A monologue from the
play by William
MORE MONOLOGUES BY WILLIAM SHAKESPEARE
- KING: The mercy that was quick in us but late,
- By your own counsel is suppressed and killed.
- You must not dare for shame to talk of mercy;
- For your own reasons turn into your bosoms
- As dogs upon their masters, worrying you.
- See you, my princes and my noble peers,
- These English monsters! My Lord of Cambridge here--
- You know how apt our love was to accord
- To furnish him with all appertinents
- Belonging to his honor; and this man
- Hath, for a few light crowns, lightly conspired
- And sworn unto the practices of France
- To kill us here in Hampton; to the which
- This knight, no less for bounty bound to us
- Than Cambridge is, hath likewise sworn. But O,
- What shall I say to thee, Lord Scroop, thou cruel,
- Ingrateful, savage, and inhuman creature?
- Thou that didst bear the key of all my counsels,
- That knew'st the very bottom of my soul,
- That almost mightst have coined me into gold,
- Wouldst thou have practiced on me for thy use?
- May it be possible that foreign hire
- Could out of thee extract one spark of evil
- That might annoy my finger? 'Tis so strange
- That, though the truth of it stands off as gross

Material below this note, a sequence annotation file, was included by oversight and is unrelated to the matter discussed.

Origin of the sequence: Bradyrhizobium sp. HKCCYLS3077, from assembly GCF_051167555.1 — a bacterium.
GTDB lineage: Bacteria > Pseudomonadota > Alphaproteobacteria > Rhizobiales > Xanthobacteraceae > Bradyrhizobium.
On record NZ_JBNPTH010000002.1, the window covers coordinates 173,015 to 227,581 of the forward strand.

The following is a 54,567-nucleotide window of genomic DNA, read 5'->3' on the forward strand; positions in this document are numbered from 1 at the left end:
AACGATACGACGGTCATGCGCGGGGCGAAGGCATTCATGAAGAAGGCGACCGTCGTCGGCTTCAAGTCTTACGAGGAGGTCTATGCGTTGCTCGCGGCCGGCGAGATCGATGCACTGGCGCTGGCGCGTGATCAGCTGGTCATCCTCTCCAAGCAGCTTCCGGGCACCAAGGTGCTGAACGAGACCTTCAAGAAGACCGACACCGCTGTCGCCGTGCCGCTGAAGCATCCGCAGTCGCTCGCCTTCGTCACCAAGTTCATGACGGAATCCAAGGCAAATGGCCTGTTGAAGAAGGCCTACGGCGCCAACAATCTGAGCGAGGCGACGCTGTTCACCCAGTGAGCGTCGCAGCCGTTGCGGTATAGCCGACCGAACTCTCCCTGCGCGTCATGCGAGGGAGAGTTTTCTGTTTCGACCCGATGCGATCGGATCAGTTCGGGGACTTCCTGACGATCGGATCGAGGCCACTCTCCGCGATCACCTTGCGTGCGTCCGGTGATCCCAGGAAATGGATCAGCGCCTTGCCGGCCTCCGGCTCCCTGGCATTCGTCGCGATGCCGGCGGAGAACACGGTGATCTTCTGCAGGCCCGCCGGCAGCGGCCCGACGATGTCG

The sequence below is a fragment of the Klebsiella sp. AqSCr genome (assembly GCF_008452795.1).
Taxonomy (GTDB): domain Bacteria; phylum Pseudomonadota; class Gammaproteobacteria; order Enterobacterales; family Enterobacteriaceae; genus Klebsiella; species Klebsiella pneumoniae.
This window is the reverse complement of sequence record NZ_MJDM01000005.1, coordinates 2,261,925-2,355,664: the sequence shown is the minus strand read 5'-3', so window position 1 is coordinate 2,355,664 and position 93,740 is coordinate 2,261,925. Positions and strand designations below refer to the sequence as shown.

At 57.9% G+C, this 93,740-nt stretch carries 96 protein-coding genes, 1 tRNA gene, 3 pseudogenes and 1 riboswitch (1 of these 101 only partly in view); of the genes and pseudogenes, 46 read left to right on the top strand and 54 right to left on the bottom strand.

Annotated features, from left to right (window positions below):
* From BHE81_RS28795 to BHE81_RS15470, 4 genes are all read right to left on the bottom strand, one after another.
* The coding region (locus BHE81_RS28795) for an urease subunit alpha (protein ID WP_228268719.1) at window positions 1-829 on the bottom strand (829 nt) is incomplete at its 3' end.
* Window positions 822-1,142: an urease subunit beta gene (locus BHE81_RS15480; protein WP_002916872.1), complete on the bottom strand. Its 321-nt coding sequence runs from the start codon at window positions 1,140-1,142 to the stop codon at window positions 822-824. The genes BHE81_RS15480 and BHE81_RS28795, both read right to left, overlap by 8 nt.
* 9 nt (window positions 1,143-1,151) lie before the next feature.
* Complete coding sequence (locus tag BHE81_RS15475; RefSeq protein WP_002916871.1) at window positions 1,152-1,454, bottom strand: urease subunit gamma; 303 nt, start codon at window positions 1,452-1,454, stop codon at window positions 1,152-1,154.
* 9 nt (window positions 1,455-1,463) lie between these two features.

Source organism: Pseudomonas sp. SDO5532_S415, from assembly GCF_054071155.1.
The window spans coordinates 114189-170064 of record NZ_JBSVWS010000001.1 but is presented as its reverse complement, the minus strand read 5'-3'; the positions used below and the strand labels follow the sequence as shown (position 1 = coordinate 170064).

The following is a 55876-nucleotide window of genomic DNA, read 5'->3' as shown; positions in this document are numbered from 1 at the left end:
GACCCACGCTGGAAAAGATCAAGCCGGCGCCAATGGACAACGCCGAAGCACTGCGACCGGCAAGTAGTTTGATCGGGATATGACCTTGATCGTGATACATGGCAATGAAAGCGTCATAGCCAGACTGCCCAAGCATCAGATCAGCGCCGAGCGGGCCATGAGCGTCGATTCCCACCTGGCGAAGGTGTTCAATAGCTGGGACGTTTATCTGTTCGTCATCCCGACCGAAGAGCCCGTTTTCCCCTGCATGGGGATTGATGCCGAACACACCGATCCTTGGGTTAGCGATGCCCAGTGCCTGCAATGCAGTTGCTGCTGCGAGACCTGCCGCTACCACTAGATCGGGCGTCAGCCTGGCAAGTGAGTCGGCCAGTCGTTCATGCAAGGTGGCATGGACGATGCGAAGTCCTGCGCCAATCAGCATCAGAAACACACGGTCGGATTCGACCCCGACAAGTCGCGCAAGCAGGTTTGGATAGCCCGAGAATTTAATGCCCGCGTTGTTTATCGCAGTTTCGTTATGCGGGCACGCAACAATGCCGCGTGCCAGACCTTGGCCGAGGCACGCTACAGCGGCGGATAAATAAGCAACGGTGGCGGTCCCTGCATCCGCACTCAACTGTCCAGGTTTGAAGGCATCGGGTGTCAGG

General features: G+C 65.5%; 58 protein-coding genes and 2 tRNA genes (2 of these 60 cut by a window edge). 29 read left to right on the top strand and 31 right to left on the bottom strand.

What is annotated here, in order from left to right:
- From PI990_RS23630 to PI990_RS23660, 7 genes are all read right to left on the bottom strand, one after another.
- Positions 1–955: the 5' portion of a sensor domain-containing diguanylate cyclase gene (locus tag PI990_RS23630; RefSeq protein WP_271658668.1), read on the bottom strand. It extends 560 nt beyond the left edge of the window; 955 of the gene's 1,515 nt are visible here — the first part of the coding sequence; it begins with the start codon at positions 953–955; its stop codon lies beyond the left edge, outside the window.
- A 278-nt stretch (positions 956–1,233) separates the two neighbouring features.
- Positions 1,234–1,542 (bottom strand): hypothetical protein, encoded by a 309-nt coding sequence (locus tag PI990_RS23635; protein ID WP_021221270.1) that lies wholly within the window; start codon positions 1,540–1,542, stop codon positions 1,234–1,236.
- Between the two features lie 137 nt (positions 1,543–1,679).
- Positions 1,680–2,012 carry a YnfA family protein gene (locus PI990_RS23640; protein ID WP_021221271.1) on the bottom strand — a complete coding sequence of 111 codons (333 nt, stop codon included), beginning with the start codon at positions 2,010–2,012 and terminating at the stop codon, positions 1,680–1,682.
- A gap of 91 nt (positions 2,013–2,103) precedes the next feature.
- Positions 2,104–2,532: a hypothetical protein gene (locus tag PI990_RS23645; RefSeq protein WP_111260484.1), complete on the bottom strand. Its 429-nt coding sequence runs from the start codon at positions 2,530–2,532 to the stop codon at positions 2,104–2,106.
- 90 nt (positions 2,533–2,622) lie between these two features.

- As black and white, my eye will scarcely see it.
- Treason and murder ever kept together,
- As two yoke-devils sworn to either's purpose,
- Working so grossly in a natural cause
- That admiration did not whoop at them;
- But thou, 'gainst all proportion, didst bring in
- Wonder to wait on treason and on murder;
- And whatsoever cunning fiend it was
- That wrought upon thee so preposterously
- Hath got the voice in hell for excellence.
- All other devils that suggest by treasons
- Do botch and bungle up damnation
- With patches, colors, and with forms being fetched
- From glist'ring semblances of piety;
- But he that tempered thee bade thee stand up,
- Gave thee no instance why thou shouldst do treason,
- Unless to dub thee with the name of traitor.
- If that same demon that hath gulled thee thus
- Should with his lion gait walk the whole world,
- He might return to vasty Tartar back
- And tell the legions, 'I can never win
- A soul so easy as that Englishman's.'
- O, how hast thou with jealousy infected
- The sweetness of affiance! Show men dutiful?
- Why, so didst thou. Seem they grave and learnèd?
- Why, so didst thou. Come they of noble family?
- Why, so didst thou. Seem they religious?
- Why, so didst thou. Or are they spare in diet,
- Free from gross passion or of mirth or anger,
- Constant in spirit, not swerving with the blood,
- Garnished and decked in modest complement,
- Not working with the eye without the ear,
- And but in purgèd judgment trusting neither?
- Such and so finely bolted didst thou seem;
- And thus thy fall hath left a kind of blot
- To mark the full-fraught man and best indued
- With some suspicion. I will weep for thee;
- For this revolt of thine, methinks, is like
- Another fall of man. Their faults are open.
- Arrest them to the answer of the law;
- And God acquit them of their practices!